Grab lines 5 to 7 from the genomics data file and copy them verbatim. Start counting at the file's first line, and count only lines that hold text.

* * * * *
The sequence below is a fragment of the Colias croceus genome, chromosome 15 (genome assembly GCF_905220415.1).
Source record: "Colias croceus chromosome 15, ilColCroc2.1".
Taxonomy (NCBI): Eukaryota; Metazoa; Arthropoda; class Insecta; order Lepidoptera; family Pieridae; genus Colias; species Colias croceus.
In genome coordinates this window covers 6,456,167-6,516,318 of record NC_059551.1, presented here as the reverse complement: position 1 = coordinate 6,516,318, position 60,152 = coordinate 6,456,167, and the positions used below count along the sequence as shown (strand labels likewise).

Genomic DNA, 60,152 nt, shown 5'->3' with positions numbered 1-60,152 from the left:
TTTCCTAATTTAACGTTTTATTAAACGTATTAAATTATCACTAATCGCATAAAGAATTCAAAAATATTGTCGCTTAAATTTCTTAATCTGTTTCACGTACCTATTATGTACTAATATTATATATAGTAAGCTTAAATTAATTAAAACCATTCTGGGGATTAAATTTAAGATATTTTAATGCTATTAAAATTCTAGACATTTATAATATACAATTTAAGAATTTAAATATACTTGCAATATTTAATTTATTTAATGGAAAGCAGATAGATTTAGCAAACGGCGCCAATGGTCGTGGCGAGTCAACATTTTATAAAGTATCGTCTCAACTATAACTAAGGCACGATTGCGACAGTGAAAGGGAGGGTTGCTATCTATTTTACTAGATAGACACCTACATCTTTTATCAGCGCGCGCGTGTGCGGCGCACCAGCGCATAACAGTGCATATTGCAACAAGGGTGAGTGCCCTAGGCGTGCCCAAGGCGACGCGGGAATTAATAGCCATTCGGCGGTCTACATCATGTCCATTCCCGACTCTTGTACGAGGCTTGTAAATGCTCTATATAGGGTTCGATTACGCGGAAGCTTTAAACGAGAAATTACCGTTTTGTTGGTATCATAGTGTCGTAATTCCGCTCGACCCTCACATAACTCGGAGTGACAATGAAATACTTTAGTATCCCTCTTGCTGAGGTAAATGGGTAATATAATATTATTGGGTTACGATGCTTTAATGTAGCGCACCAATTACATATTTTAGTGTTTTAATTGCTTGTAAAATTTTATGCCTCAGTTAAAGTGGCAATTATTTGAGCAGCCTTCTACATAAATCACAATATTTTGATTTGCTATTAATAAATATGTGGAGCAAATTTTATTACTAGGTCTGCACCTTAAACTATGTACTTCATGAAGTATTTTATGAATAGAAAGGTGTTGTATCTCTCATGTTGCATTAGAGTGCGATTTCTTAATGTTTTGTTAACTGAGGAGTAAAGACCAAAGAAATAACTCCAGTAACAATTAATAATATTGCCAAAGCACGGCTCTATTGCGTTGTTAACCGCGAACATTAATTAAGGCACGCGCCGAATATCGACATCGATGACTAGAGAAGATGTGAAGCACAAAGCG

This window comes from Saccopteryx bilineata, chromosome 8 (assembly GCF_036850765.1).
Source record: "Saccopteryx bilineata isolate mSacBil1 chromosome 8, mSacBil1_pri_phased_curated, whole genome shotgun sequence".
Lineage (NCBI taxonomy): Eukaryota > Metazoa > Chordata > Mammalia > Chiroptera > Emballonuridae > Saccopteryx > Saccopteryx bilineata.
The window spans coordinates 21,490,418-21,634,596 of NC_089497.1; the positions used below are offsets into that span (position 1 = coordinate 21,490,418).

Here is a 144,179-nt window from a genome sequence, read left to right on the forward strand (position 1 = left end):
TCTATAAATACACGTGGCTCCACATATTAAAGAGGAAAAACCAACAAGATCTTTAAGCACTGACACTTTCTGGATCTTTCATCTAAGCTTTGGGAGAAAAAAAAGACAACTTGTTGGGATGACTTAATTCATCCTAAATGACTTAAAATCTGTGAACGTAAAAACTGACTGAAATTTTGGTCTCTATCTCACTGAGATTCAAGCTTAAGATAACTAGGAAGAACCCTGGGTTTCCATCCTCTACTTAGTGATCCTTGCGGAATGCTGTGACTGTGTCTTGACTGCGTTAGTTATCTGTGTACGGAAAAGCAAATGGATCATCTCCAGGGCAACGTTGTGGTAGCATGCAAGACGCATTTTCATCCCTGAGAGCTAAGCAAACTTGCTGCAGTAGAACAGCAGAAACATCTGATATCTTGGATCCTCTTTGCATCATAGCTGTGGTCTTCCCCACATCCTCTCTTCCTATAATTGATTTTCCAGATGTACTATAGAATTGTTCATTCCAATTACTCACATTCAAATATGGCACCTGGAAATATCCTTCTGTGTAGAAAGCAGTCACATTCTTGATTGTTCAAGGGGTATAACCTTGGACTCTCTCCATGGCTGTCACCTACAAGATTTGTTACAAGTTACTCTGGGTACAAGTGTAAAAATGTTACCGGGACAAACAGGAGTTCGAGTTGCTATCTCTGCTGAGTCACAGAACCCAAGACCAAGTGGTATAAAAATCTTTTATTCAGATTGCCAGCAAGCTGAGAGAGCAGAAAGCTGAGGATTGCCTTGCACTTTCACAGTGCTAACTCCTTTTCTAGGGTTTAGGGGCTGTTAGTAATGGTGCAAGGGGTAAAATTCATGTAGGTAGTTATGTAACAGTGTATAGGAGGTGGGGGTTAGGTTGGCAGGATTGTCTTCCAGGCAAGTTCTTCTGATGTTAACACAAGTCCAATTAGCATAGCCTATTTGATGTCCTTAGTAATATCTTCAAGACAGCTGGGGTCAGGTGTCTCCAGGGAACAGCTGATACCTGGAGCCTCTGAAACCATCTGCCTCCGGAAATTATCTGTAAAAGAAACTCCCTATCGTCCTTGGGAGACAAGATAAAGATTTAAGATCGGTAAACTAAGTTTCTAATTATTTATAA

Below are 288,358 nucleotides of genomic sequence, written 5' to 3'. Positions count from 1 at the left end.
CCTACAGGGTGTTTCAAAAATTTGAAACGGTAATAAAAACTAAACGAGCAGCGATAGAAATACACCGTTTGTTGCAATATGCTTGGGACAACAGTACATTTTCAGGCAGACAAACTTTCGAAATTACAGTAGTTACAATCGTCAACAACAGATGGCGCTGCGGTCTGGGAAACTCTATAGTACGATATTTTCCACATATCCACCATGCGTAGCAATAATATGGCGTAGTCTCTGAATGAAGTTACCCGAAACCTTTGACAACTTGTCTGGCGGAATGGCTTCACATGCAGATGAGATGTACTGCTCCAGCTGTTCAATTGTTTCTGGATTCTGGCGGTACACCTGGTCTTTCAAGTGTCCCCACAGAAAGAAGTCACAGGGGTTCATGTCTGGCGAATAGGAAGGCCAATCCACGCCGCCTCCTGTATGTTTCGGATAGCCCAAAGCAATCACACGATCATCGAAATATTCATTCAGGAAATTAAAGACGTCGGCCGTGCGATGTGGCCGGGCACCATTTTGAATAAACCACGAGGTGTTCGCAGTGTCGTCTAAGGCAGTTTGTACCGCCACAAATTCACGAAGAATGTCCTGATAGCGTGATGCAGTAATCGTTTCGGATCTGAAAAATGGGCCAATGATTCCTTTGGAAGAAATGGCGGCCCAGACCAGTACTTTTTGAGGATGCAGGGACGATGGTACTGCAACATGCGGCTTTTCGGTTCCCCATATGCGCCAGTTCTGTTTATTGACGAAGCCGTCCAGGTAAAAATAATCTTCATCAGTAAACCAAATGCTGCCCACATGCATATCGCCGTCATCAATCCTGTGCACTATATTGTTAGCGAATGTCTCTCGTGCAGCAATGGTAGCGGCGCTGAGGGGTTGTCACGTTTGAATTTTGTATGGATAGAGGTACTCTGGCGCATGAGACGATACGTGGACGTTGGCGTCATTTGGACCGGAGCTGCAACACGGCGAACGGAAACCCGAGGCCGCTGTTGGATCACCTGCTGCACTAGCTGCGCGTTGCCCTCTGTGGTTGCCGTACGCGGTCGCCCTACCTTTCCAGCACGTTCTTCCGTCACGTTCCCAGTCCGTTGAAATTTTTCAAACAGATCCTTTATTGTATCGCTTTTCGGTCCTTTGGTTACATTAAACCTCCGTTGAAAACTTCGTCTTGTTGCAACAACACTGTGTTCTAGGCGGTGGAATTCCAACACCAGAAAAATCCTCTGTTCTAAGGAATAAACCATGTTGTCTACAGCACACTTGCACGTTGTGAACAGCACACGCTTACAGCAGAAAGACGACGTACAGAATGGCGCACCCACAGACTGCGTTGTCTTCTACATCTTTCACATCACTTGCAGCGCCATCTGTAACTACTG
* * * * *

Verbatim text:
Genomic DNA, 60,152 nt, shown 5'->3' with positions numbered 1-60,152 from the left:
TTTCCTAATTTAACGTTTTATTAAACGTATTAAATTATCACTAATCGCATAAAGAATTCAAAAATATTGTCGCTTAAATTTCTTAATCTGTTTCACGTACCTATTATGTACTAATATTATATATAGTAAGCTTAAATTAATTAAAACCATTCTGGGGATTAAATTTAAGATATTTTAATGCTATTAAAATTCTAGACATTTATAATATACAATTTAAGAATTTAAATATACTTGCAATATTTAATTTATTTAATGGAAAGCAGATAGATTTAGCAAACGGCGCCAATGGTCGTGGCGAGTCAACATTTTATAAAGTATCGTCTCAACTATAACTAAGGCACGATTGCGACAGTGAAAGGGAGGGTTGCTATCTATTTTACTAGATAGACACCTACATCTTTTATCAGCGCGCGCGTGTGCGGCGCACCAGCGCATAACAGTGCATATTGCAACAAGGGTGAGTGCCCTAGGCGTGCCCAAGGCGACGCGGGAATTAATAGCCATTCGGCGGTCTACATCATGTCCATTCCCGACTCTTGTACGAGGCTTGTAAATGCTCTATATAGGGTTCGATTACGCGGAAGCTTTAAACGAGAAATTACCGTTTTGTTGGTATCATAGTGTCGTAATTCCGCTCGACCCTCACATAACTCGGAGTGACAATGAAATACTTTAGTATCCCTCTTGCTGAGGTAAATGGGTAATATAATATTATTGGGTTACGATGCTTTAATGTAGCGCACCAATTACATATTTTAGTGTTTTAATTGCTTGTAAAATTTTATGCCTCAGTTAAAGTGGCAATTATTTGAGCAGCCTTCTACATAAATCACAATATTTTGATTTGCTATTAATAAATATGTGGAGCAAATTTTATTACTAGGTCTGCACCTTAAACTATGTACTTCATGAAGTATTTTATGAATAGAAAGGTGTTGTATCTCTCATGTTGCATTAGAGTGCGATTTCTTAATGTTTTGTTAACTGAGGAGTAAAGACCAAAGAAATAACTCCAGTAACAATTAATAATATTGCCAAAGCACGGCTCTATTGCGTTGTTAACCGCGAACATTAATTAAGGCACGCGCCGAATATCGACATCGATGACTAGAGAAGATGTGAAGCACAAAGCG

This window comes from Saccopteryx bilineata, chromosome 8 (assembly GCF_036850765.1).